Week commencing 24 July 2017

In today's bulletin

• Government to overhaul leaseholds and ground rent
• Credit crunch still shaping UK housing market a decade on

• Crossrail 2: fair funding plan announced
• Government launches plan to give homes and businesses more control over their energy use

Property, Planning and Regeneration

Government to overhaul leaseholds and ground rent

‘Unfair’ leasehold charges which double every decade and make properties impossible to sell could be banned, Communities and Local Government
Secretary Sajid Javid announced on 25 July.

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Credit crunch still shaping UK housing market a decade on

While much of the UK’s housing market has recovered peak values, other sections continue to feel the reverberations of the crunch, according to research from Savills. Notable features include the continued reliance on “the bank of mum and dad”, the difficulty to get on and move up the housing
ladder and a focus on long term private rental. The report also highlighted regional variation in the recovery, with house prices in London far exceeding 2007 prices, while values in the north east remained nine per cent down on their pre-crunch prices.

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Regeneration will create the ‘town centre’ Thamesmead never had

A new £1 billion town centre development will rejuvenate the much-maligned area of Thamesmead in south-east London, which will soon boast 20,000
new homes, thousands of new jobs and a new rail line.

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Planning restrictions and demand for national park homes inflates prices

Restrictive planning regimes coupled with high demand is pushing average house prices in Britain’s national parks well above their regional averages, according to real estate firm Knight Frank. The South Downs, in Sussex, is the most expensive national park, with properties nearly double the price
of similar houses outside the park. The New Forest, the Peak District and the Lake District similarly saw highly inflated prices within the park boundaries.

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System to compare worldwide construction project costs launched

The International Construction Measurement Standards (ICMS), a new system which allows comparisons of construction projects around the world, was launched on 25 July. The ICMS aims to make it easier for investors and
governments to assess whether projects are good value for money, in an effort to improve investor confidence and attract more private sector funding for public infrastructure projects.

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£255m fund for councils to tackle diesel vehicle emissions

On 26 July the Government announced its new £3 billion clean air strategy. Key features of the strategy include a ban on all new diesel and petrol
vehicles by 2040 and a new £255 million fund to help local authorities tackle emissions from diesel vehicles.

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Crossrail 2: fair funding plan announced

The Secretary of State for Transport, Chris Grayling MP, and the Mayor of London, Sadiq Khan, last week published a joint statement on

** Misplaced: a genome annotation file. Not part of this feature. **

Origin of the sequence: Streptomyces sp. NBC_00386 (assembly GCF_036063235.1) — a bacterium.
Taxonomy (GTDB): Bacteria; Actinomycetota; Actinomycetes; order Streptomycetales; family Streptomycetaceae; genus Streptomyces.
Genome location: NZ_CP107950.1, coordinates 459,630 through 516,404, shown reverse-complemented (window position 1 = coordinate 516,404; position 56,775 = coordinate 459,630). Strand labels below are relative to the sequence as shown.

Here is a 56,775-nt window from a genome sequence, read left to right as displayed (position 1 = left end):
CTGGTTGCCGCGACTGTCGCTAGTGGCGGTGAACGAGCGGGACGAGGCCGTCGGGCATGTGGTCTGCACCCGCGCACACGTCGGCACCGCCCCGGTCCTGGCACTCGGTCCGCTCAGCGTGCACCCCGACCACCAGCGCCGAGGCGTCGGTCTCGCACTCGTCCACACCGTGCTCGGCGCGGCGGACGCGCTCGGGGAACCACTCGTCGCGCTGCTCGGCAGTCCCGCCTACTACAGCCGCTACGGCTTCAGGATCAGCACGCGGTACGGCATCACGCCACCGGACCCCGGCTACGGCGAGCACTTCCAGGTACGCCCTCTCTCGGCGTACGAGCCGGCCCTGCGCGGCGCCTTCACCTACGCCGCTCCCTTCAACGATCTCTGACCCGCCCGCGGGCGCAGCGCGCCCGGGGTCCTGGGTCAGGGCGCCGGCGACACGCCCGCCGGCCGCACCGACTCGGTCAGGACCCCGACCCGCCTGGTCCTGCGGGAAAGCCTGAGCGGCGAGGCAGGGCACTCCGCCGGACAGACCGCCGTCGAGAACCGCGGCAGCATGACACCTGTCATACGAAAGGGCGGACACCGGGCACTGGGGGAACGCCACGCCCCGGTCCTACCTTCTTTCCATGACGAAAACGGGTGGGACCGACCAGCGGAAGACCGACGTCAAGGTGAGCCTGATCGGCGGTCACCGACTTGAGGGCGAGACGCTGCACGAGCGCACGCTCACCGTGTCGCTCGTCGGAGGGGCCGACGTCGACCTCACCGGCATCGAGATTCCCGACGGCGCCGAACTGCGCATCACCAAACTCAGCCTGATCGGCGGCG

Crossrail 2, outlining plans to fund the project during construction. .

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Energy and environment

UK on track to reach 2020 renewable energy targets

The latest figures released by the Government, on 28 July, show that the UK generated 8.9 per cent of its entire energy consumption from renewable sources in 2016. This marks Britain’s latest step towards meeting the EU’s
Renewable Energy Directive target of 20 per cent renewable energy generation by 2020.

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UK to be established as world leader in battery technology

Business and Energy Secretary, Greg Clark MP, has announced the launch of the first phase of a £246 million Government investment into battery technology as part of the modern Industrial Strategy. It includes the
launch of a £45 million ‘Battery Institute’ competition to establish a centre for battery research aimed at making the technology more accessible and affordable.

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Government launches plan to give homes and businesses more control over their energy use

Another feature of the newly launched Industrial Strategy is the plan to bring smart energy technology into homes and businesses. The strategy aims to transform how homes and businesses store and use energy, with more flexible energy systems removing barriers to smart and battery technology.
The fully implemented plan could save the country up to £40 billion over the coming decades, according to research conducted on behalf of the Department for Business, Energy & Industrial Strategy by Imperial College and the Carbon trust.

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Plastic bag usage down 83 per cent from 2015-16

The Campaign to Protect Rural England welcomed the Government’s recent announcement that plastic bag use across England has fallen 83 per cent
(totalling 9 billion individual bags) since the introduction of the 5p plastic bag charge 18 months ago.

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Government reviews planning system for future energy storage

A review of the planning system is to be carried out by the Government to allow the development of local energy storage facilities. The plan outlines
the need to prepare for new storage technologies and make the most of the opportunities they offer.

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